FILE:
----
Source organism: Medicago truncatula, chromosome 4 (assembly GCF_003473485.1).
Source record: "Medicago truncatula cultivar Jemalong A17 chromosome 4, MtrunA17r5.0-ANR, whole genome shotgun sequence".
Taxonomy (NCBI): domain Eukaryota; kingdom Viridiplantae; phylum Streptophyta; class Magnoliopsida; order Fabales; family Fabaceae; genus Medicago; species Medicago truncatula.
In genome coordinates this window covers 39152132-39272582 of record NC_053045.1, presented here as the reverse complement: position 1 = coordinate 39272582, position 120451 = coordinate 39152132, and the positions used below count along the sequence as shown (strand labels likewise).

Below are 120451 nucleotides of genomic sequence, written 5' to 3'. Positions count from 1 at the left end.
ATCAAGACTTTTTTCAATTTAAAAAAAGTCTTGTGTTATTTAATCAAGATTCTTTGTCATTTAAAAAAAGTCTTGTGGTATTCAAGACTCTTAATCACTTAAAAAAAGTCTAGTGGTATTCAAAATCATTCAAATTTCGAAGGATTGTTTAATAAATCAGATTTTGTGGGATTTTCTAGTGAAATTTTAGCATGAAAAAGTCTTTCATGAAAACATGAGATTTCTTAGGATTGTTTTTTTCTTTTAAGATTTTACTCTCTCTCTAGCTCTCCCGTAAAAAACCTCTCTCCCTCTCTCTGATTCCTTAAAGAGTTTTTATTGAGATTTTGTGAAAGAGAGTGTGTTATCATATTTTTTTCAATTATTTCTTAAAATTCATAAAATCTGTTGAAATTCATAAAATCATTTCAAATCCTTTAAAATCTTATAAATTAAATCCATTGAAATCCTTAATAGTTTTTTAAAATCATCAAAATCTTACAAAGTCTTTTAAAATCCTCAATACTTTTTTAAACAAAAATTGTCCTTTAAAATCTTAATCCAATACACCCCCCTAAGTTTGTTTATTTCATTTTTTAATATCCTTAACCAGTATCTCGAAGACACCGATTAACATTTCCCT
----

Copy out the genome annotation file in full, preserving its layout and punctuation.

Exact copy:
Source organism: Medicago truncatula, chromosome 4 (assembly GCF_003473485.1).
Source record: "Medicago truncatula cultivar Jemalong A17 chromosome 4, MtrunA17r5.0-ANR, whole genome shotgun sequence".
Taxonomy (NCBI): domain Eukaryota; kingdom Viridiplantae; phylum Streptophyta; class Magnoliopsida; order Fabales; family Fabaceae; genus Medicago; species Medicago truncatula.
In genome coordinates this window covers 39152132-39272582 of record NC_053045.1, presented here as the reverse complement: position 1 = coordinate 39272582, position 120451 = coordinate 39152132, and the positions used below count along the sequence as shown (strand labels likewise).

Below are 120451 nucleotides of genomic sequence, written 5' to 3'. Positions count from 1 at the left end.
ATCAAGACTTTTTTCAATTTAAAAAAAGTCTTGTGTTATTTAATCAAGATTCTTTGTCATTTAAAAAAAGTCTTGTGGTATTCAAGACTCTTAATCACTTAAAAAAAGTCTAGTGGTATTCAAAATCATTCAAATTTCGAAGGATTGTTTAATAAATCAGATTTTGTGGGATTTTCTAGTGAAATTTTAGCATGAAAAAGTCTTTCATGAAAACATGAGATTTCTTAGGATTGTTTTTTTCTTTTAAGATTTTACTCTCTCTCTAGCTCTCCCGTAAAAAACCTCTCTCCCTCTCTCTGATTCCTTAAAGAGTTTTTATTGAGATTTTGTGAAAGAGAGTGTGTTATCATATTTTTTTCAATTATTTCTTAAAATTCATAAAATCTGTTGAAATTCATAAAATCATTTCAAATCCTTTAAAATCTTATAAATTAAATCCATTGAAATCCTTAATAGTTTTTTAAAATCATCAAAATCTTACAAAGTCTTTTAAAATCCTCAATACTTTTTTAAACAAAAATTGTCCTTTAAAATCTTAATCCAATACACCCCCCTAAGTTTGTTTATTTCATTTTTTAATATCCTTAACCAGTATCTCGAAGACACCGATTAACATTTCCCT